Up until this week, if you had asked me how I rated President Obama on a scale of 1 to 10, I’d have said I give him a 2. That’s 2, as in Bush 2.
It astounded me that this president seemed to be making the same fundamental mistake the last one made: thinking he could handle this mess without us.
I’d been watching the president everywhere: courtside at basketball games, on Jay Leno’s couch, giving press conferences. He had ample opportunities to get his message out, and that message was always: You’re in good hands. We have a plan. Some very smart people are hard at work fixing your economy. Trust us.
I stared in disbelief at this bright man in whom we have invested so much hope, and I thought: Really? That’s the best you could do? Where have we heard that before?
The beginning of the end of President George W. Bush’s promise occurred in the frightening, confusing days following the terrorist attack of Sept. 11, 2001. Americans were never more united; we had never been more eager to fight any way we could for our country. All we were waiting for were marching orders from our commander-in-chief.
But when Bush addressed the nation, when he was asked specifically what each American could do for the cause, what did he answer? Shop. Go about our daily lives. Get back to normal.
Not only did Bush fail to galvanize the country, his missed-message distracted us from facing some of the underlying problems that make us vulnerable to terror, such as our Mideast oil dependence. We went from a people primed to fight for our country, to a people gluttonously spending and borrowing for ourselves. And look how far that’s got us.
Up until this week, Obama seemed to be making the same mistake.
Every time he went before the American people, I expected Obama to tell us what each one of us can do in this crisis. Instead, I got lessons on macroeconomics, loan subvention and credit swaps. He warned us over and over that things will continue to be hard; that we’re all in this together. But that was a call to sacrifice, not to serve. It’s more like striding to the podium and yelling, “Duck and cover!” It was Bush, not John F. Kennedy.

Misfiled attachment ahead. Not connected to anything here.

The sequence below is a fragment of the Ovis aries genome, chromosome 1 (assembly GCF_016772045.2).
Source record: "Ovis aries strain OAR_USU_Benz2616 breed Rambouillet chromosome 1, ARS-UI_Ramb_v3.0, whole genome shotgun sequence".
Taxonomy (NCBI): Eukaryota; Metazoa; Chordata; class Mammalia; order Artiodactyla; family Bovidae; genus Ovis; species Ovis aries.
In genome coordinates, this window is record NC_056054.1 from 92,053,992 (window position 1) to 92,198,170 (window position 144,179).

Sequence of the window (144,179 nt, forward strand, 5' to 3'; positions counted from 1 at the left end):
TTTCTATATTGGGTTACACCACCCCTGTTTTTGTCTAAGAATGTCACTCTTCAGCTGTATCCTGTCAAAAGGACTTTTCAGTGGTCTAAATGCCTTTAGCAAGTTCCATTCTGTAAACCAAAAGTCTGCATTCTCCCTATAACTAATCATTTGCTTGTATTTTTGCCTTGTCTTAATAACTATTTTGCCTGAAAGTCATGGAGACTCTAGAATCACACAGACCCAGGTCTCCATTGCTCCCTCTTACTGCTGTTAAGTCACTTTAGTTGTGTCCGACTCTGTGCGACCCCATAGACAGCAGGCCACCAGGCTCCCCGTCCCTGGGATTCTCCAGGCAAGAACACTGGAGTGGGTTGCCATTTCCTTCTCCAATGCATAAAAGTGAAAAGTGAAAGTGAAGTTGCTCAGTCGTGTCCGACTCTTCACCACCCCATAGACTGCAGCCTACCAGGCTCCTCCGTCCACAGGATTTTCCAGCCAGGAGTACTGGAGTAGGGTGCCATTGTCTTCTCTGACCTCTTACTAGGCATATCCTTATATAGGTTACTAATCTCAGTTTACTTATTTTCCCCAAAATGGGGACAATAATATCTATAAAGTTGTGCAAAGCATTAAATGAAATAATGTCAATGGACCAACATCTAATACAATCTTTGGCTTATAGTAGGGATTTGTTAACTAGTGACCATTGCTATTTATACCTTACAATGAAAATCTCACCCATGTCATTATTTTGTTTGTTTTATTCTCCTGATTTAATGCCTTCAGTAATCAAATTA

That changed this week, when Obama announced he will sign and spearhead bipartisan congressional legislation for national service, the Serve America and GIVE acts.
That legislation will create a service corps of some 250,000 Americans from all stages of life to work full- or part-time in doing everything from building homes for the needy to creating community gardens to delivering food to shut-ins.
Our Community Organizer-in-Chief has finally come to act on the real opportunity that exists in this country, as it did after 9/11, an opportunity that is not about policy but about people. What America has been waiting for in this time of crisis is for our president to ask something of us, something concrete that each of us can do, every day, to help pull our nation out of this mess.
Though in the past he has emphasized youth service, this week the president asked all of us, not just our young, to come forward and give according to our unique abilities.
It’s as if Obama finally realized what his own unique gift is. Think about it: If Sen. John McCain (R-Ariz.) had been elected president, would the last three months have looked so different? The realities of our multiple crises, whether the economy, Iraq, Iran, offer such a constrained set of policy choices that I’m not sure the centrist McCain’s actions would have been wildly different from Obama’s.
The biggest difference between the two men is the force of personality. Obama possesses the ability to galvanize the masses.
“We are in the grips of Obama-philia,” the author and commentator Gregory Rodriguez said at a Los Angeles Magazine salon last week. He meant it as a warning against heightened expectations, but it’s also the reason I’d been so disappointed. Love is a terrible thing to waste, and Obama seemed to be squandering the precious capital he could extract from us: caring for one another and our country.
“While our government can provide every opportunity imaginable for us to serve our communities, it is up to each of us to seize those opportunities,” Obama wrote in this week’s TIME magazine.
All the signs are that the Jewish community, for its part, is ready to seize those opportunities. Also this week, a group of major Jewish foundations announced they would pool resources to fund a new nonprofit, Repair the World, that would energize a new Jewish social service movement.
The Charles and Lynn Schusterman Family Foundation, Einhorn Family Charitable Trust, Jim Joseph Foundation and Nathan Cummings Foundation told the Jewish Telegraphic Agency they will provide more monies to existing Jewish organizations, develop materials for Jewish participants in nonsectarian programs, such as Teach for America, and initiate an intensive marketing campaign to encourage young Jews to take part in service.
My only plaint to these foundations is not to limit their funding or energies to the young, but to follow the lead of the president and reach Jews of all ages who are ready to serve. They will be surprised at the willingness of us all, as Jews and as Americans, to pitch in.
It’s about time.